China Opens Port to Nepal

China opens port for Nepal

Our country Nepal finally has ended India’s monopoly over its trading routes by increasing connections with China.

Located between China and India, the landlocked country depends heavily on India for the supply of essential product and fuel It also use Indian port for the global trading. 98 % of Nepal’s third country trade passes through India’s Kolkata port, which would change after the implementation of the Protocol of Nepal-China Transit and Transportation.

In March 2016 , Prime Minister K.P Oli had signed the Transit and Transportation Agreement when Nepal was facing a months-long Indian blockade and resultant humanitarian crisis. Two years after signing the Transit and Transportation Agreement, Nepal and China have finally agreed on the text of the protocol to the agreement that will allow Nepali traders and businessmen to use Chinese sea and land ports for third country trade on sixth September 2018. Nepal would be allowed to use both the land and sea ports after the deal goes into effect. Nepalese Ministry of Commerce official said that this would facilitate Nepal’s cargo connectivity with Japan, South Korea and other Northeast Asian countries, effectively reducing costs and time. The Nepali side of the delegation was led by Sainju while Wang Suiping, director general at the Department of Transport Services, led the nine-member Chinese delegation during the meeting. Now Nepal would be allowed to use four Chinese seaports, three land ports for third country import, and export through the six dedicated transit points between Nepal and China. Chinese parties has hinted that the protocol may be signed during Chinese President Xi Jinping’s visit to Nepal, expected to take place in 2019. The finalized draft of ggreement has allowed Nepal to use Shenzen, Lianyungang, Zhanjiang and Tianjin seaport and  use Lanzhou, Lhasa and Xigatse land ports as dry ports.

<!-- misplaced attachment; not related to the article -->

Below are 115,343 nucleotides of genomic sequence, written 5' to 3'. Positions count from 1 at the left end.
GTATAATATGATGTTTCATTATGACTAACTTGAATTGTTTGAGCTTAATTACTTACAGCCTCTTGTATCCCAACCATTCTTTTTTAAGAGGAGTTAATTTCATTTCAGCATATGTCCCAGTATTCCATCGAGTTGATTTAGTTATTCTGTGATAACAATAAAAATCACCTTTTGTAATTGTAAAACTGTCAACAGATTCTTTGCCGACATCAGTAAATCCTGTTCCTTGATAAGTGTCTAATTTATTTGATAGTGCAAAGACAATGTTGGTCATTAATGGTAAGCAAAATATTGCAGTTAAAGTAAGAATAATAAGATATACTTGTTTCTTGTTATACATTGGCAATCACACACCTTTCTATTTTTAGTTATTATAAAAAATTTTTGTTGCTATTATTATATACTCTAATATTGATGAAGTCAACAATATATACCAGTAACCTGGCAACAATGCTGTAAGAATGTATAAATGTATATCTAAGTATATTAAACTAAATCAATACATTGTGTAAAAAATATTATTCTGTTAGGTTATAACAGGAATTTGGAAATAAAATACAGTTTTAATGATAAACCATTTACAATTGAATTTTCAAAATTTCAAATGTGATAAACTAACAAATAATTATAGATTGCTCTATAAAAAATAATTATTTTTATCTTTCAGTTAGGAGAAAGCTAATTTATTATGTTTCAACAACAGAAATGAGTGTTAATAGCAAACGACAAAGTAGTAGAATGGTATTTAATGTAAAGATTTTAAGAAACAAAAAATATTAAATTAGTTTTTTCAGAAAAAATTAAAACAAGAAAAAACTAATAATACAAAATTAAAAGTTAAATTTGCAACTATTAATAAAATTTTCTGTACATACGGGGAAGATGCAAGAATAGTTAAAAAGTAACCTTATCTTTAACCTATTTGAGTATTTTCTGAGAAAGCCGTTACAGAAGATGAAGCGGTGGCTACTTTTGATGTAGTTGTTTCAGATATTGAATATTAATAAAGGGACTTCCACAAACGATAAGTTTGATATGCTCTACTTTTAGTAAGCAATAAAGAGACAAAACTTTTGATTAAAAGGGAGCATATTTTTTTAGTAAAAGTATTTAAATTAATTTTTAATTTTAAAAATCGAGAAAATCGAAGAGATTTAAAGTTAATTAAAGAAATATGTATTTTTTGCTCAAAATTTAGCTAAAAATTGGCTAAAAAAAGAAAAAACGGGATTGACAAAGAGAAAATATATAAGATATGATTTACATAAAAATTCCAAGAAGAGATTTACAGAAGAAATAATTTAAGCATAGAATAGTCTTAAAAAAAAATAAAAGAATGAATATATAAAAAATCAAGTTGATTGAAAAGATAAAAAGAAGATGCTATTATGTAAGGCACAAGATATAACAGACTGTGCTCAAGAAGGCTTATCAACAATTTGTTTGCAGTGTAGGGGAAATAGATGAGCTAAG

Imported goods will be transported up to Xigaste from Chinese rail and Nepali containers will bring back them from Xigaste to the Nepali border. As of now, Nepali containers are allowed to travel up to Kerung. As per the agreement, Nepali traders will be allowed to use any mode of transport — that is, railway or road — to access the seaports for third-country trade. Using the four Chinese sea ports – Tianjin, Shenzhen, Lianyungang and Zhanjiang – may reduce cost of trading with some countries, and opening of the new routes would provide new options for a land-locked country. The Nepal-China bilateral meeting also decided to permit access for Nepali traders to the Chinese territory from six checkpoints — Rasuwa, Tatopani (Sindhupalchowk), Korala (Mustang), Kimathanka (Sankhuwasabha), Yari (Humla)and Olangchung Gola (Taplejung).

Hurdles which are likely to arise in implementing the agreement.

  • Nepal has very poor infrastructure. Maintaining of roads and highways can be one of the major challenges of this treaty.
  • Constructions of dry ports to park the imported and exported goods could create lot of hassles due to budget constraint for Nepal.
  • Lack of customs infrastructure on the Nepalese side of the border could be another problem.
  • The nearest Chinese port is located more than 2,600 km (1,625 miles) from its border
  • There is still doubt that the implementation mechanism of the Transit and Transportation Agreement is not trade-friendly. Traders will be attracted towards trade through China only if procedural hurdles are eased for cargo movement to and from the ports opened by China for Nepali traders.
  • There can be issues related to effective mode of transportation of consignments, port fees, documents and other procedures while using the Chinese ports for overseas trade.

According to the protocol, Nepalese traders can gain access to the Chinese side after producing electronic invoice. This is in sharp contrast to the current business norms applied while trading through Indian ports, wherein they have to produce the original invoice. However it is a major step in the direction to curb Nepal’s dependence on India for trade. The deal paves way for Nepal which has been relying on Indian port as of now, to diversify its access to seaports and alternative routes for third country trade.

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